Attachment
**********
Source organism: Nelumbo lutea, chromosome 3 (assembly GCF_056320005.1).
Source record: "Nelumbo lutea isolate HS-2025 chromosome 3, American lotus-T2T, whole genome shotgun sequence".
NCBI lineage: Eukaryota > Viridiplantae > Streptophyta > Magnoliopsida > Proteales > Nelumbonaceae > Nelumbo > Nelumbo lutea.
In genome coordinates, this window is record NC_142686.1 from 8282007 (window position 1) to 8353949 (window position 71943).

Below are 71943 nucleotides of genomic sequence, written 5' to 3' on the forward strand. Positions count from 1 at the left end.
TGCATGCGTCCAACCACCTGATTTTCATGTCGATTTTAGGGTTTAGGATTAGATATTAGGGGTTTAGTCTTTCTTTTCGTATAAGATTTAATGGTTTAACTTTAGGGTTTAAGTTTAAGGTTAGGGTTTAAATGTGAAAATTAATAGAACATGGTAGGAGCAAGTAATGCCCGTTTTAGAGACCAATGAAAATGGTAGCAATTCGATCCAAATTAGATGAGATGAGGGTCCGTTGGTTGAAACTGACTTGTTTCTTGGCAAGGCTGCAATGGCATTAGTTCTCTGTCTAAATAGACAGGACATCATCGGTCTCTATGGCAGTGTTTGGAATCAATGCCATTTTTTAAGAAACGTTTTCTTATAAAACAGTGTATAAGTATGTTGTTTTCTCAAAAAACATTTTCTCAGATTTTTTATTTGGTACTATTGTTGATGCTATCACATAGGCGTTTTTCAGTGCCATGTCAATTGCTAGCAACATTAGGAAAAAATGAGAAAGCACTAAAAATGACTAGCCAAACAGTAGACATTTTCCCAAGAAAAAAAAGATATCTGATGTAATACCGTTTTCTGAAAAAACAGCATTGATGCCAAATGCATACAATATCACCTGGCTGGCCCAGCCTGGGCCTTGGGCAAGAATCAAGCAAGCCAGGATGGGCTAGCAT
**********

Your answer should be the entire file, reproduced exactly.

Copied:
Source organism: Nelumbo lutea, chromosome 3 (assembly GCF_056320005.1).
Source record: "Nelumbo lutea isolate HS-2025 chromosome 3, American lotus-T2T, whole genome shotgun sequence".
NCBI lineage: Eukaryota > Viridiplantae > Streptophyta > Magnoliopsida > Proteales > Nelumbonaceae > Nelumbo > Nelumbo lutea.
In genome coordinates, this window is record NC_142686.1 from 8282007 (window position 1) to 8353949 (window position 71943).

Below are 71943 nucleotides of genomic sequence, written 5' to 3' on the forward strand. Positions count from 1 at the left end.
TGCATGCGTCCAACCACCTGATTTTCATGTCGATTTTAGGGTTTAGGATTAGATATTAGGGGTTTAGTCTTTCTTTTCGTATAAGATTTAATGGTTTAACTTTAGGGTTTAAGTTTAAGGTTAGGGTTTAAATGTGAAAATTAATAGAACATGGTAGGAGCAAGTAATGCCCGTTTTAGAGACCAATGAAAATGGTAGCAATTCGATCCAAATTAGATGAGATGAGGGTCCGTTGGTTGAAACTGACTTGTTTCTTGGCAAGGCTGCAATGGCATTAGTTCTCTGTCTAAATAGACAGGACATCATCGGTCTCTATGGCAGTGTTTGGAATCAATGCCATTTTTTAAGAAACGTTTTCTTATAAAACAGTGTATAAGTATGTTGTTTTCTCAAAAAACATTTTCTCAGATTTTTTATTTGGTACTATTGTTGATGCTATCACATAGGCGTTTTTCAGTGCCATGTCAATTGCTAGCAACATTAGGAAAAAATGAGAAAGCACTAAAAATGACTAGCCAAACAGTAGACATTTTCCCAAGAAAAAAAAGATATCTGATGTAATACCGTTTTCTGAAAAAACAGCATTGATGCCAAATGCATACAATATCACCTGGCTGGCCCAGCCTGGGCCTTGGGCAAGAATCAAGCAAGCCAGGATGGGCTAGCAT